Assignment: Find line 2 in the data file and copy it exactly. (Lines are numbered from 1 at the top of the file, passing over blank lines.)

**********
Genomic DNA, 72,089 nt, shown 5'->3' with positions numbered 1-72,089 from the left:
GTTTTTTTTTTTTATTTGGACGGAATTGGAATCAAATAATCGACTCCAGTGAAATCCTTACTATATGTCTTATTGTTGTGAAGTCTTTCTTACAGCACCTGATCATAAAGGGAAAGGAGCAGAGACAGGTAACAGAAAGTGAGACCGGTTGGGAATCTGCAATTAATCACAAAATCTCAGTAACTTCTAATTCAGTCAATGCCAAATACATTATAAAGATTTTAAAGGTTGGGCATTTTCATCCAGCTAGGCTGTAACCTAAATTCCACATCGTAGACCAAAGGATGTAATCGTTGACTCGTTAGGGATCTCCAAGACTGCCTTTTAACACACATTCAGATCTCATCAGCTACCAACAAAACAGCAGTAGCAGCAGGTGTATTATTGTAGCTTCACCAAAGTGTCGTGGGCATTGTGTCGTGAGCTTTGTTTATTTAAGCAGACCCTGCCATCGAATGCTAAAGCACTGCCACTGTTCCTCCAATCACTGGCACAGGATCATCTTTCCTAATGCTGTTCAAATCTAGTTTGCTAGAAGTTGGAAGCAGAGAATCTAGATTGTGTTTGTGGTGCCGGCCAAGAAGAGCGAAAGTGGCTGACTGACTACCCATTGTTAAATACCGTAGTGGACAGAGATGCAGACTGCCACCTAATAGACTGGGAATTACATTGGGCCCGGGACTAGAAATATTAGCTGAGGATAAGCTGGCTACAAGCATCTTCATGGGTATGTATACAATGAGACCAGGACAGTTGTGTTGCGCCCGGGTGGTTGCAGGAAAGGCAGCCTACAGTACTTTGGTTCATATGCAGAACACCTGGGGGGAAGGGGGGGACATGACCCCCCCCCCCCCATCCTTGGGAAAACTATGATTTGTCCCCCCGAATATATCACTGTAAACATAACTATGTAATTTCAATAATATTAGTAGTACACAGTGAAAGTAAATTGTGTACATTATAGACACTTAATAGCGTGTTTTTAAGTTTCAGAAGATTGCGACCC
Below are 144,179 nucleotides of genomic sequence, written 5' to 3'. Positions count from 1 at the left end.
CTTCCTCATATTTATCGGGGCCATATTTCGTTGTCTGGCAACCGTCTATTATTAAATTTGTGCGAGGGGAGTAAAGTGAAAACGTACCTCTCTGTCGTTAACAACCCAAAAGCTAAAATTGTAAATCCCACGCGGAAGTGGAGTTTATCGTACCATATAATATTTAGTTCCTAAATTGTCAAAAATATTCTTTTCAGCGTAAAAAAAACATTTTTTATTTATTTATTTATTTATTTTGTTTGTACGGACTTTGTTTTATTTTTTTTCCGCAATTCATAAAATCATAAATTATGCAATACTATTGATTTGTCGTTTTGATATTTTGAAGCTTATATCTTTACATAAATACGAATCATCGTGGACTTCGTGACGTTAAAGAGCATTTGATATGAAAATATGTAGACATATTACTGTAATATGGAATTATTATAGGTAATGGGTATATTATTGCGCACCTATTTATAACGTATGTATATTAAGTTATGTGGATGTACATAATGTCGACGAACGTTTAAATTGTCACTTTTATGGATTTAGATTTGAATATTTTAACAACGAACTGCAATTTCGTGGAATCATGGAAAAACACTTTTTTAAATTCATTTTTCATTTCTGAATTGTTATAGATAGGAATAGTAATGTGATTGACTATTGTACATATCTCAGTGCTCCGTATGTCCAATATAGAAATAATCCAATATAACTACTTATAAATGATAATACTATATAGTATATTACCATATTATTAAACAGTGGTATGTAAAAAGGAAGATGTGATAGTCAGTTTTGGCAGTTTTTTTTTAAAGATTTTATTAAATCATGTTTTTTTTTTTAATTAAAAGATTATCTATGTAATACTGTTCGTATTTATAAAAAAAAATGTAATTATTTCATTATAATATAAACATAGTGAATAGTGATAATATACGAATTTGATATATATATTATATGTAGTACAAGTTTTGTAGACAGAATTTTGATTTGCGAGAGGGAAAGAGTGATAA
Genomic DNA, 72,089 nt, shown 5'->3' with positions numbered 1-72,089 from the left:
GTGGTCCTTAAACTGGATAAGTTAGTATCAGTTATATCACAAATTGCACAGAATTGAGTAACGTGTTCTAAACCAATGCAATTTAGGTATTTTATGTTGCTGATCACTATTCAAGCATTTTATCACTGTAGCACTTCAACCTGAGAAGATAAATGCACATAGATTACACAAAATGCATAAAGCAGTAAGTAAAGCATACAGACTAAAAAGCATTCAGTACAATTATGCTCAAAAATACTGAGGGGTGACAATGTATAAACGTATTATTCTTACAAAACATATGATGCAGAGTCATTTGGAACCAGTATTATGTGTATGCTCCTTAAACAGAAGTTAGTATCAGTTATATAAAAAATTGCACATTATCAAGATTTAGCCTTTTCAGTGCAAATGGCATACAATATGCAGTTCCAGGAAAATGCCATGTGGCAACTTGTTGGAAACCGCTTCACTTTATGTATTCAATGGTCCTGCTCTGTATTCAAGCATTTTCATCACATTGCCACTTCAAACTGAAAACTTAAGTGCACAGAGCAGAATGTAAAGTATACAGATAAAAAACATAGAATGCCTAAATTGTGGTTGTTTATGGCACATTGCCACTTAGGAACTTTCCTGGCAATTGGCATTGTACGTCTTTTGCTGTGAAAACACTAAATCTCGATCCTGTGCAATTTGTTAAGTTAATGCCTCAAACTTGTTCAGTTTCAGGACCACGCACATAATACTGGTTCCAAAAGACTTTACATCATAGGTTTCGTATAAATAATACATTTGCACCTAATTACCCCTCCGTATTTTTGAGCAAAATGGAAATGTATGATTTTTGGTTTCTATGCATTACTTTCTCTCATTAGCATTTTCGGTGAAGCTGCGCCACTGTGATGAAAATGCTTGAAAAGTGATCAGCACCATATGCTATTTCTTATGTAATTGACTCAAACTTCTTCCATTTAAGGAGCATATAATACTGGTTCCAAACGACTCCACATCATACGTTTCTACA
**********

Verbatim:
GTTTTTTTTTTTTATTTGGACGGAATTGGAATCAAATAATCGACTCCAGTGAAATCCTTACTATATGTCTTATTGTTGTGAAGTCTTTCTTACAGCACCTGATCATAAAGGGAAAGGAGCAGAGACAGGTAACAGAAAGTGAGACCGGTTGGGAATCTGCAATTAATCACAAAATCTCAGTAACTTCTAATTCAGTCAATGCCAAATACATTATAAAGATTTTAAAGGTTGGGCATTTTCATCCAGCTAGGCTGTAACCTAAATTCCACATCGTAGACCAAAGGATGTAATCGTTGACTCGTTAGGGATCTCCAAGACTGCCTTTTAACACACATTCAGATCTCATCAGCTACCAACAAAACAGCAGTAGCAGCAGGTGTATTATTGTAGCTTCACCAAAGTGTCGTGGGCATTGTGTCGTGAGCTTTGTTTATTTAAGCAGACCCTGCCATCGAATGCTAAAGCACTGCCACTGTTCCTCCAATCACTGGCACAGGATCATCTTTCCTAATGCTGTTCAAATCTAGTTTGCTAGAAGTTGGAAGCAGAGAATCTAGATTGTGTTTGTGGTGCCGGCCAAGAAGAGCGAAAGTGGCTGACTGACTACCCATTGTTAAATACCGTAGTGGACAGAGATGCAGACTGCCACCTAATAGACTGGGAATTACATTGGGCCCGGGACTAGAAATATTAGCTGAGGATAAGCTGGCTACAAGCATCTTCATGGGTATGTATACAATGAGACCAGGACAGTTGTGTTGCGCCCGGGTGGTTGCAGGAAAGGCAGCCTACAGTACTTTGGTTCATATGCAGAACACCTGGGGGGAAGGGGGGGACATGACCCCCCCCCCCCCATCCTTGGGAAAACTATGATTTGTCCCCCCGAATATATCACTGTAAACATAACTATGTAATTTCAATAATATTAGTAGTACACAGTGAAAGTAAATTGTGTACATTATAGACACTTAATAGCGTGTTTTTAAGTTTCAGAAGATTGCGACCC